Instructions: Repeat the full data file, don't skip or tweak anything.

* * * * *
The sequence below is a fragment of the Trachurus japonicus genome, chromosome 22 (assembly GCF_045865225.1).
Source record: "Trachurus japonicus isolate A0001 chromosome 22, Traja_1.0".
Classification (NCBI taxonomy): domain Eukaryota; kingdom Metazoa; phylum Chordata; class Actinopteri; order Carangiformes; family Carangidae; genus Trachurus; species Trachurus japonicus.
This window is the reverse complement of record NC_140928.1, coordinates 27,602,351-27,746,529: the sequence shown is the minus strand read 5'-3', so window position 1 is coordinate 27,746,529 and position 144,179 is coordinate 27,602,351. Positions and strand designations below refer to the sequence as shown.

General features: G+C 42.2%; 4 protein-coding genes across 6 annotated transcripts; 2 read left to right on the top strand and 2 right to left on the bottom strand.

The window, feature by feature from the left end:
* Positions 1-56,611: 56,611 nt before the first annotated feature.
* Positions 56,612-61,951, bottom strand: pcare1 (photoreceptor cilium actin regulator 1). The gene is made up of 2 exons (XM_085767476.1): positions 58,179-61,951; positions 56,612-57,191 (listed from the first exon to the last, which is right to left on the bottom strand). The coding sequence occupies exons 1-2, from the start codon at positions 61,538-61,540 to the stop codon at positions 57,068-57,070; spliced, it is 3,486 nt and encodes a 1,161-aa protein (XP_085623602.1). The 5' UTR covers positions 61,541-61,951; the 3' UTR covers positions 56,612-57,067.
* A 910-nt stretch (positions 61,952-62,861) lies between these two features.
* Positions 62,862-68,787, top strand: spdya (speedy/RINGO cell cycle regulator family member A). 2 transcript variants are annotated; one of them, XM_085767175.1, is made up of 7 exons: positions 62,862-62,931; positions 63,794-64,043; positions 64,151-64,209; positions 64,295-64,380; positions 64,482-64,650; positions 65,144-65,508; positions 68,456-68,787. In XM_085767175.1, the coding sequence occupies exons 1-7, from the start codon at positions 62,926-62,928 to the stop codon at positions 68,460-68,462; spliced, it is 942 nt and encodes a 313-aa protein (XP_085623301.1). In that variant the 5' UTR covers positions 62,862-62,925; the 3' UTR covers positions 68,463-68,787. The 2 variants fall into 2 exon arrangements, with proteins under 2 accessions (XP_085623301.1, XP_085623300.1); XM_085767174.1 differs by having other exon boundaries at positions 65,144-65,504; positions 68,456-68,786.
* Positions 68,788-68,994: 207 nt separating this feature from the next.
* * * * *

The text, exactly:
The sequence below is a fragment of the Trachurus japonicus genome, chromosome 22 (assembly GCF_045865225.1).
Source record: "Trachurus japonicus isolate A0001 chromosome 22, Traja_1.0".
Classification (NCBI taxonomy): domain Eukaryota; kingdom Metazoa; phylum Chordata; class Actinopteri; order Carangiformes; family Carangidae; genus Trachurus; species Trachurus japonicus.
This window is the reverse complement of record NC_140928.1, coordinates 27,602,351-27,746,529: the sequence shown is the minus strand read 5'-3', so window position 1 is coordinate 27,746,529 and position 144,179 is coordinate 27,602,351. Positions and strand designations below refer to the sequence as shown.

General features: G+C 42.2%; 4 protein-coding genes across 6 annotated transcripts; 2 read left to right on the top strand and 2 right to left on the bottom strand.

The window, feature by feature from the left end:
* Positions 1-56,611: 56,611 nt before the first annotated feature.
* Positions 56,612-61,951, bottom strand: pcare1 (photoreceptor cilium actin regulator 1). The gene is made up of 2 exons (XM_085767476.1): positions 58,179-61,951; positions 56,612-57,191 (listed from the first exon to the last, which is right to left on the bottom strand). The coding sequence occupies exons 1-2, from the start codon at positions 61,538-61,540 to the stop codon at positions 57,068-57,070; spliced, it is 3,486 nt and encodes a 1,161-aa protein (XP_085623602.1). The 5' UTR covers positions 61,541-61,951; the 3' UTR covers positions 56,612-57,067.
* A 910-nt stretch (positions 61,952-62,861) lies between these two features.
* Positions 62,862-68,787, top strand: spdya (speedy/RINGO cell cycle regulator family member A). 2 transcript variants are annotated; one of them, XM_085767175.1, is made up of 7 exons: positions 62,862-62,931; positions 63,794-64,043; positions 64,151-64,209; positions 64,295-64,380; positions 64,482-64,650; positions 65,144-65,508; positions 68,456-68,787. In XM_085767175.1, the coding sequence occupies exons 1-7, from the start codon at positions 62,926-62,928 to the stop codon at positions 68,460-68,462; spliced, it is 942 nt and encodes a 313-aa protein (XP_085623301.1). In that variant the 5' UTR covers positions 62,862-62,925; the 3' UTR covers positions 68,463-68,787. The 2 variants fall into 2 exon arrangements, with proteins under 2 accessions (XP_085623301.1, XP_085623300.1); XM_085767174.1 differs by having other exon boundaries at positions 65,144-65,504; positions 68,456-68,786.
* Positions 68,788-68,994: 207 nt separating this feature from the next.